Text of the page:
Guest Blogger Haiti

Vodou is not a Country, and Haiti is not a Religion!

CNN “Believer” with Reza Aslan.

Written by Guest Blogger Celucien L. Joseph, PhD

In his spiritual adventure series, sponsored by CNN, religious scholar Reza Aslan undertakes a series of ethnographic research based on his visits in various countries and interviews with religious adherents and religious leaders of different religious traditions. In his visit to Haiti, he visited some of the most sacred spaces of the Vodou religion such as the sacred waterfall Saut-d’Eau, a popular site for Vodou pilgrimage.  In Haiti, he interviewed Evangelical leaders of Protestant Christianity and Hougan and mambo of the Vodou religion to gain various perspectives of Haiti’s popular religion.

Aslan’s underlying objective is to shed better understanding of the Vodou religion that has often been misrepresented as evil, paganism, cannibalism, sorcery, witchcraft, etc. in the writings of American and European missionaries and writers. Aslan is also interested in challenging those distortions of Vodou and resituate Vodou in its rightful place as a legitimate religion like any other religions of the world. In the conclusion of his documentary on Vodou, Professor Reza Aslan seems to rearticulate a commonly-held misconception about Haiti, a nation, and Vodou, a religious system, when he declares “Vodou is Haiti. Haiti is Vodou.”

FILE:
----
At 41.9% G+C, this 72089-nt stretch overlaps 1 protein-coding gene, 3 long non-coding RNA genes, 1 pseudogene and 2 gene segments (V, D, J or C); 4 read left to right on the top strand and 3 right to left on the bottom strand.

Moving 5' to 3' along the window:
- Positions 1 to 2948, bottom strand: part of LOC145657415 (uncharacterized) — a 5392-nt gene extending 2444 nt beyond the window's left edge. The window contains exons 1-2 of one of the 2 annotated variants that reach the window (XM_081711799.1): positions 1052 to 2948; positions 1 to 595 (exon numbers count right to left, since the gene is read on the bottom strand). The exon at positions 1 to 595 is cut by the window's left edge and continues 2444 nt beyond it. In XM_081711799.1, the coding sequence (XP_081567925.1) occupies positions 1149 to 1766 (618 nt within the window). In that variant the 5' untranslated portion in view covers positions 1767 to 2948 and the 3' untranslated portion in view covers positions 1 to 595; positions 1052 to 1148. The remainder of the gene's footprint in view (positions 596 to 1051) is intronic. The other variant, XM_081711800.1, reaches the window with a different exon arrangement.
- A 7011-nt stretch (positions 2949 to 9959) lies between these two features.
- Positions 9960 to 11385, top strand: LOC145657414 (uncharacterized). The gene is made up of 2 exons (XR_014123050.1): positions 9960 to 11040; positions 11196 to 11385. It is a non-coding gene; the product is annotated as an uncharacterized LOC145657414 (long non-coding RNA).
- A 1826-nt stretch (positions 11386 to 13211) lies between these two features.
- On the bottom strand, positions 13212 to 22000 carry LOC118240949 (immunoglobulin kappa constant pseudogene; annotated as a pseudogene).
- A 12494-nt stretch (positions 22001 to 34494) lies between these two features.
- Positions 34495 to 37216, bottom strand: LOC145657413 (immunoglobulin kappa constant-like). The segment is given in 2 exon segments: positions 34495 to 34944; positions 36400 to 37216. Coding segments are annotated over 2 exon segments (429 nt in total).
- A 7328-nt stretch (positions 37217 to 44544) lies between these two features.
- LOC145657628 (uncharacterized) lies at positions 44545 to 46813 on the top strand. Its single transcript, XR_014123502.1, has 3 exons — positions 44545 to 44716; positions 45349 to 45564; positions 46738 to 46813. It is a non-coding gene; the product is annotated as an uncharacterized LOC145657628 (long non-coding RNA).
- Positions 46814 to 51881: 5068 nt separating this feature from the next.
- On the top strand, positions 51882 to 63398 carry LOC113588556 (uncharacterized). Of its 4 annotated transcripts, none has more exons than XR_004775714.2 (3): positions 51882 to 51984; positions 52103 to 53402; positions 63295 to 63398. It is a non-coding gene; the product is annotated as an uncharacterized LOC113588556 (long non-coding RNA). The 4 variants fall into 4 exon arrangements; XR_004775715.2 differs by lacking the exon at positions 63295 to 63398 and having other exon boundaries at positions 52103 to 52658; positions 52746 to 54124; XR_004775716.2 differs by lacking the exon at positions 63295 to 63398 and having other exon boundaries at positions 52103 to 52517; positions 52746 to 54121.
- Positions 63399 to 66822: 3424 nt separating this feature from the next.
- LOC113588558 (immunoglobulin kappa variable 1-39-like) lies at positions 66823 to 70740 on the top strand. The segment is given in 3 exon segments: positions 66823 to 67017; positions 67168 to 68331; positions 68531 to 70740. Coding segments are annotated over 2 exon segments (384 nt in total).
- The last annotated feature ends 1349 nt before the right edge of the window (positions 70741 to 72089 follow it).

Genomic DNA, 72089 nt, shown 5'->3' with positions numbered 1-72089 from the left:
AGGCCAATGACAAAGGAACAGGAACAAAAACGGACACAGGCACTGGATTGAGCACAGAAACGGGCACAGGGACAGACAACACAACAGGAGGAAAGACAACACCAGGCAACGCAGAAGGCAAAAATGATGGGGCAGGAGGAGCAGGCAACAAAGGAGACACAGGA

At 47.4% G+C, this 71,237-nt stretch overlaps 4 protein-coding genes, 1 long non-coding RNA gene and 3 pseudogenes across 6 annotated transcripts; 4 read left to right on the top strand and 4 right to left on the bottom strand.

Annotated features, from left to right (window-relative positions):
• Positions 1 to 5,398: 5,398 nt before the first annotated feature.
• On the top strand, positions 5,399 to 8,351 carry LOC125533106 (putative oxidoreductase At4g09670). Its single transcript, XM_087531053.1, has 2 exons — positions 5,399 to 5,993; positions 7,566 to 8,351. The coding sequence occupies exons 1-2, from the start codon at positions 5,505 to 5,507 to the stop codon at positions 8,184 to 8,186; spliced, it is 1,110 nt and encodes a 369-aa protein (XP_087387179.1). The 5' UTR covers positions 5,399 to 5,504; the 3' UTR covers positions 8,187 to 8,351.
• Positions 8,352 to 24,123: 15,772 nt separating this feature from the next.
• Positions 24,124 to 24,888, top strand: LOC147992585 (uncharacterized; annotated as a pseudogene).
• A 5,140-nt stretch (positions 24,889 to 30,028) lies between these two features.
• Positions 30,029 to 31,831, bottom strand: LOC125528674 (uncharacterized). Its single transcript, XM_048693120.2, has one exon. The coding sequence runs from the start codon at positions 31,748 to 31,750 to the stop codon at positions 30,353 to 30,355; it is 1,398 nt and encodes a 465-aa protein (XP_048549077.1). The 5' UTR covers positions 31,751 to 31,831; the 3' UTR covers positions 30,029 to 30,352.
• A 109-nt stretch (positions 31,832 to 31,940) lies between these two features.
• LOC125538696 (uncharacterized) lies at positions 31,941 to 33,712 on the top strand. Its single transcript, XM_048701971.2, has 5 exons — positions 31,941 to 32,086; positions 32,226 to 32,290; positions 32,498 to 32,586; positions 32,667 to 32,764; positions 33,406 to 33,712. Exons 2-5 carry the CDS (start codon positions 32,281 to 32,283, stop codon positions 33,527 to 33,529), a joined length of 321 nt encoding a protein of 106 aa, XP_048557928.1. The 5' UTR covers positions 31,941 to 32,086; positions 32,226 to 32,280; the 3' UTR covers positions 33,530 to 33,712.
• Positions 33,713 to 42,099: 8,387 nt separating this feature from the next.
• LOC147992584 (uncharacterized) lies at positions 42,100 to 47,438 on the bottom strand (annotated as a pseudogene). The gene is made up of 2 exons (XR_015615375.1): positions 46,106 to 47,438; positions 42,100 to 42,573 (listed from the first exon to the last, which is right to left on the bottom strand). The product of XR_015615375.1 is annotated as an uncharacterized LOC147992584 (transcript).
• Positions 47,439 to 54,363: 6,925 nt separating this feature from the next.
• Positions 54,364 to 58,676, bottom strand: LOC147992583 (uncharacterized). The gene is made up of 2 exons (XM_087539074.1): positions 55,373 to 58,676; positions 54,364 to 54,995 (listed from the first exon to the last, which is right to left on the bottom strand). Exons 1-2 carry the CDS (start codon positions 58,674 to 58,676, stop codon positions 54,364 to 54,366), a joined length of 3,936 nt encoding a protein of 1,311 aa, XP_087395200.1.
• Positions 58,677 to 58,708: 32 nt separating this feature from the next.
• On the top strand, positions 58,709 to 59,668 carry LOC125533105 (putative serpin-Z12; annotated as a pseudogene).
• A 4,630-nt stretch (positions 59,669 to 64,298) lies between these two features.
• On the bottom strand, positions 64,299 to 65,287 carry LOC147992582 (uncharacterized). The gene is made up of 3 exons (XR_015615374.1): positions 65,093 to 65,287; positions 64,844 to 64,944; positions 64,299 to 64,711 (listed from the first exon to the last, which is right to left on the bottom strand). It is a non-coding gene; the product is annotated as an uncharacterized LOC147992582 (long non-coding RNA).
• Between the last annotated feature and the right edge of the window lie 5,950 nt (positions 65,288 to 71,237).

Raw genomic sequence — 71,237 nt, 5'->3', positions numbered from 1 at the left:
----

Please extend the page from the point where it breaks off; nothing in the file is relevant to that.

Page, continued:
It is like saying Christianity is America. America is Christianity. This is a false dichotomy that does not represent the religious and experience and diversity of the Haitian people.  Haiti is not a religion. Haiti is a country. Vodou is not a country, but a religion among other religious traditions practiced in Haiti. In fact, the ancestral faith of the Haitian people is not monolithic. It is African traditional religion (i.e. Vodoun), Christianity, and Islam. In the remaining part of this short analysis, I would like to communicate a few ideas about three important issues that are intertwined and closely related to each other: religion, religious affiliation, and the construction of self and collective national identity based on certain religious tradition or system. The emphasis of this brief reflection will be on Haitian Vodou and Haitian (national) identity.